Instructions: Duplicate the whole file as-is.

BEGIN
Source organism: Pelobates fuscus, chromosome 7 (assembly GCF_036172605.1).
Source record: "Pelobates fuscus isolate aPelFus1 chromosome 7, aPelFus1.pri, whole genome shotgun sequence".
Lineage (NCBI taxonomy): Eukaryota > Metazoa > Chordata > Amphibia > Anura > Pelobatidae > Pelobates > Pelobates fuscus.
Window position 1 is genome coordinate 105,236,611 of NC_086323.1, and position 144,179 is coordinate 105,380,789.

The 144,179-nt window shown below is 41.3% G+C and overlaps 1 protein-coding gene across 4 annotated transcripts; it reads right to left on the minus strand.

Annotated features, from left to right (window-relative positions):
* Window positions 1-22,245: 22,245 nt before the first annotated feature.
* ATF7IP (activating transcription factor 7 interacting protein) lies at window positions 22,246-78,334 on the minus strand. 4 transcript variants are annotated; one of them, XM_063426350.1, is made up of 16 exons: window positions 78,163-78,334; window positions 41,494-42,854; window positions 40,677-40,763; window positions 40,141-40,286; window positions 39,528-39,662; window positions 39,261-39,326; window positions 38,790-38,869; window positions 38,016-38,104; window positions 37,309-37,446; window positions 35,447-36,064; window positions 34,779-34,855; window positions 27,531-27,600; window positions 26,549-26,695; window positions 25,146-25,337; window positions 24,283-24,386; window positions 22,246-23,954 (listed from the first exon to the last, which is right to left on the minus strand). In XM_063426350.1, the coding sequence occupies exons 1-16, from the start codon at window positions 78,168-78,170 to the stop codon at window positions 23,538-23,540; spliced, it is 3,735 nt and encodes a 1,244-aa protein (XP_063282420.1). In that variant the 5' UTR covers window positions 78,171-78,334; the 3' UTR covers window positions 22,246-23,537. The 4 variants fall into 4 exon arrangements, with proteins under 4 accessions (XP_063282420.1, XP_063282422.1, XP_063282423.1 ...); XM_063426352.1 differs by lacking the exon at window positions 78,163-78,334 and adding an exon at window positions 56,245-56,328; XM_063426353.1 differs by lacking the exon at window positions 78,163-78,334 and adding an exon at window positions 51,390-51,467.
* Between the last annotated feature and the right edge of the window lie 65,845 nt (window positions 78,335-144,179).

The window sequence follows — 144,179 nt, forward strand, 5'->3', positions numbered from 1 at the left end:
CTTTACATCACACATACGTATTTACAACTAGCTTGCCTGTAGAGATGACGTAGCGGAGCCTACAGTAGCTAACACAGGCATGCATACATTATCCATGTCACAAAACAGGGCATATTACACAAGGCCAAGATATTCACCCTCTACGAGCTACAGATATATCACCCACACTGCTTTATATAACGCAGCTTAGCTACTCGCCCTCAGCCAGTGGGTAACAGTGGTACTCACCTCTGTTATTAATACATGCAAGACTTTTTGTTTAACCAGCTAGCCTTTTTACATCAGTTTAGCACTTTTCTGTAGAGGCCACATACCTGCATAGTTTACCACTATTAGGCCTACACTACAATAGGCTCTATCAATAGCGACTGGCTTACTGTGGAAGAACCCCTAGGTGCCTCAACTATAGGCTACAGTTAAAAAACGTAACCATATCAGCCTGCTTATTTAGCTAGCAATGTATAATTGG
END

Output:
Source organism: Pelobates fuscus, chromosome 7 (assembly GCF_036172605.1).
Source record: "Pelobates fuscus isolate aPelFus1 chromosome 7, aPelFus1.pri, whole genome shotgun sequence".
Lineage (NCBI taxonomy): Eukaryota > Metazoa > Chordata > Amphibia > Anura > Pelobatidae > Pelobates > Pelobates fuscus.
Window position 1 is genome coordinate 105,236,611 of NC_086323.1, and position 144,179 is coordinate 105,380,789.

The 144,179-nt window shown below is 41.3% G+C and overlaps 1 protein-coding gene across 4 annotated transcripts; it reads right to left on the minus strand.

Annotated features, from left to right (window-relative positions):
* Window positions 1-22,245: 22,245 nt before the first annotated feature.
* ATF7IP (activating transcription factor 7 interacting protein) lies at window positions 22,246-78,334 on the minus strand. 4 transcript variants are annotated; one of them, XM_063426350.1, is made up of 16 exons: window positions 78,163-78,334; window positions 41,494-42,854; window positions 40,677-40,763; window positions 40,141-40,286; window positions 39,528-39,662; window positions 39,261-39,326; window positions 38,790-38,869; window positions 38,016-38,104; window positions 37,309-37,446; window positions 35,447-36,064; window positions 34,779-34,855; window positions 27,531-27,600; window positions 26,549-26,695; window positions 25,146-25,337; window positions 24,283-24,386; window positions 22,246-23,954 (listed from the first exon to the last, which is right to left on the minus strand). In XM_063426350.1, the coding sequence occupies exons 1-16, from the start codon at window positions 78,168-78,170 to the stop codon at window positions 23,538-23,540; spliced, it is 3,735 nt and encodes a 1,244-aa protein (XP_063282420.1). In that variant the 5' UTR covers window positions 78,171-78,334; the 3' UTR covers window positions 22,246-23,537. The 4 variants fall into 4 exon arrangements, with proteins under 4 accessions (XP_063282420.1, XP_063282422.1, XP_063282423.1 ...); XM_063426352.1 differs by lacking the exon at window positions 78,163-78,334 and adding an exon at window positions 56,245-56,328; XM_063426353.1 differs by lacking the exon at window positions 78,163-78,334 and adding an exon at window positions 51,390-51,467.
* Between the last annotated feature and the right edge of the window lie 65,845 nt (window positions 78,335-144,179).

The window sequence follows — 144,179 nt, forward strand, 5'->3', positions numbered from 1 at the left end:
CTTTACATCACACATACGTATTTACAACTAGCTTGCCTGTAGAGATGACGTAGCGGAGCCTACAGTAGCTAACACAGGCATGCATACATTATCCATGTCACAAAACAGGGCATATTACACAAGGCCAAGATATTCACCCTCTACGAGCTACAGATATATCACCCACACTGCTTTATATAACGCAGCTTAGCTACTCGCCCTCAGCCAGTGGGTAACAGTGGTACTCACCTCTGTTATTAATACATGCAAGACTTTTTGTTTAACCAGCTAGCCTTTTTACATCAGTTTAGCACTTTTCTGTAGAGGCCACATACCTGCATAGTTTACCACTATTAGGCCTACACTACAATAGGCTCTATCAATAGCGACTGGCTTACTGTGGAAGAACCCCTAGGTGCCTCAACTATAGGCTACAGTTAAAAAACGTAACCATATCAGCCTGCTTATTTAGCTAGCAATGTATAATTGG